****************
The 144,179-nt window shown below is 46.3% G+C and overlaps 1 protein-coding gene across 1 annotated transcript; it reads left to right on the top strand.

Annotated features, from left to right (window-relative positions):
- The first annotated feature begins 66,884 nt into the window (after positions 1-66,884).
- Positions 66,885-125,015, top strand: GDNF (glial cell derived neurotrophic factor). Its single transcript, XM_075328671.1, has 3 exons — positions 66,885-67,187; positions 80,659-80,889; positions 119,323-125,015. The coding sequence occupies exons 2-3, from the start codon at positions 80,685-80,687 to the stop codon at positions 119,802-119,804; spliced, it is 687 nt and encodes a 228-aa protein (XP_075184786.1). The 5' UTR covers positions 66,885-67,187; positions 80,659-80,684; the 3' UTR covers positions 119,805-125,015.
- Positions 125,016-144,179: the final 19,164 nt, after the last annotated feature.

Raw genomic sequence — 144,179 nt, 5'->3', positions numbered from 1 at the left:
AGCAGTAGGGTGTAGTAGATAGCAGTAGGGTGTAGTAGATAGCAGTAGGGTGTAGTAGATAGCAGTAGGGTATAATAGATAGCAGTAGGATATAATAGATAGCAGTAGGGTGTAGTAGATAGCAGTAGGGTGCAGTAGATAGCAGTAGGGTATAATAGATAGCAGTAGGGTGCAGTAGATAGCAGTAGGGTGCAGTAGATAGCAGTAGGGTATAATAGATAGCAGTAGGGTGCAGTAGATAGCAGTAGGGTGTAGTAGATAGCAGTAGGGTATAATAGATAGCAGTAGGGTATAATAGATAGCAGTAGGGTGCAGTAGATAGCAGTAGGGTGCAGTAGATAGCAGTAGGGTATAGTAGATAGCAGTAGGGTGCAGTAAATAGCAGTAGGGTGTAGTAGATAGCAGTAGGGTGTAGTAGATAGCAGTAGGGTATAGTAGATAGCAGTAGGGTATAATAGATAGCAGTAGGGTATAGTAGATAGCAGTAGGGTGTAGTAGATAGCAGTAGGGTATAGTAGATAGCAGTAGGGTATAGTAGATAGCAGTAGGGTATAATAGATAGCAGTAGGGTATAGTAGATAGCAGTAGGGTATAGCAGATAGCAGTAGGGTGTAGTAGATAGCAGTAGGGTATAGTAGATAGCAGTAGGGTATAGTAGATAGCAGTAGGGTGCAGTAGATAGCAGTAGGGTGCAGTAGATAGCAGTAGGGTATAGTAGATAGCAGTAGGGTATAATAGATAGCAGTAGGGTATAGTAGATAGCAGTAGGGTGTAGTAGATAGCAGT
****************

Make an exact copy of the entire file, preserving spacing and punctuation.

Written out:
The 144,179-nt window shown below is 46.3% G+C and overlaps 1 protein-coding gene across 1 annotated transcript; it reads left to right on the top strand.

Annotated features, from left to right (window-relative positions):
- The first annotated feature begins 66,884 nt into the window (after positions 1-66,884).
- Positions 66,885-125,015, top strand: GDNF (glial cell derived neurotrophic factor). Its single transcript, XM_075328671.1, has 3 exons — positions 66,885-67,187; positions 80,659-80,889; positions 119,323-125,015. The coding sequence occupies exons 2-3, from the start codon at positions 80,685-80,687 to the stop codon at positions 119,802-119,804; spliced, it is 687 nt and encodes a 228-aa protein (XP_075184786.1). The 5' UTR covers positions 66,885-67,187; positions 80,659-80,684; the 3' UTR covers positions 119,805-125,015.
- Positions 125,016-144,179: the final 19,164 nt, after the last annotated feature.

Raw genomic sequence — 144,179 nt, 5'->3', positions numbered from 1 at the left:
AGCAGTAGGGTGTAGTAGATAGCAGTAGGGTGTAGTAGATAGCAGTAGGGTGTAGTAGATAGCAGTAGGGTATAATAGATAGCAGTAGGATATAATAGATAGCAGTAGGGTGTAGTAGATAGCAGTAGGGTGCAGTAGATAGCAGTAGGGTATAATAGATAGCAGTAGGGTGCAGTAGATAGCAGTAGGGTGCAGTAGATAGCAGTAGGGTATAATAGATAGCAGTAGGGTGCAGTAGATAGCAGTAGGGTGTAGTAGATAGCAGTAGGGTATAATAGATAGCAGTAGGGTATAATAGATAGCAGTAGGGTGCAGTAGATAGCAGTAGGGTGCAGTAGATAGCAGTAGGGTATAGTAGATAGCAGTAGGGTGCAGTAAATAGCAGTAGGGTGTAGTAGATAGCAGTAGGGTGTAGTAGATAGCAGTAGGGTATAGTAGATAGCAGTAGGGTATAATAGATAGCAGTAGGGTATAGTAGATAGCAGTAGGGTGTAGTAGATAGCAGTAGGGTATAGTAGATAGCAGTAGGGTATAGTAGATAGCAGTAGGGTATAATAGATAGCAGTAGGGTATAGTAGATAGCAGTAGGGTATAGCAGATAGCAGTAGGGTGTAGTAGATAGCAGTAGGGTATAGTAGATAGCAGTAGGGTATAGTAGATAGCAGTAGGGTGCAGTAGATAGCAGTAGGGTGCAGTAGATAGCAGTAGGGTATAGTAGATAGCAGTAGGGTATAATAGATAGCAGTAGGGTATAGTAGATAGCAGTAGGGTGTAGTAGATAGCAGT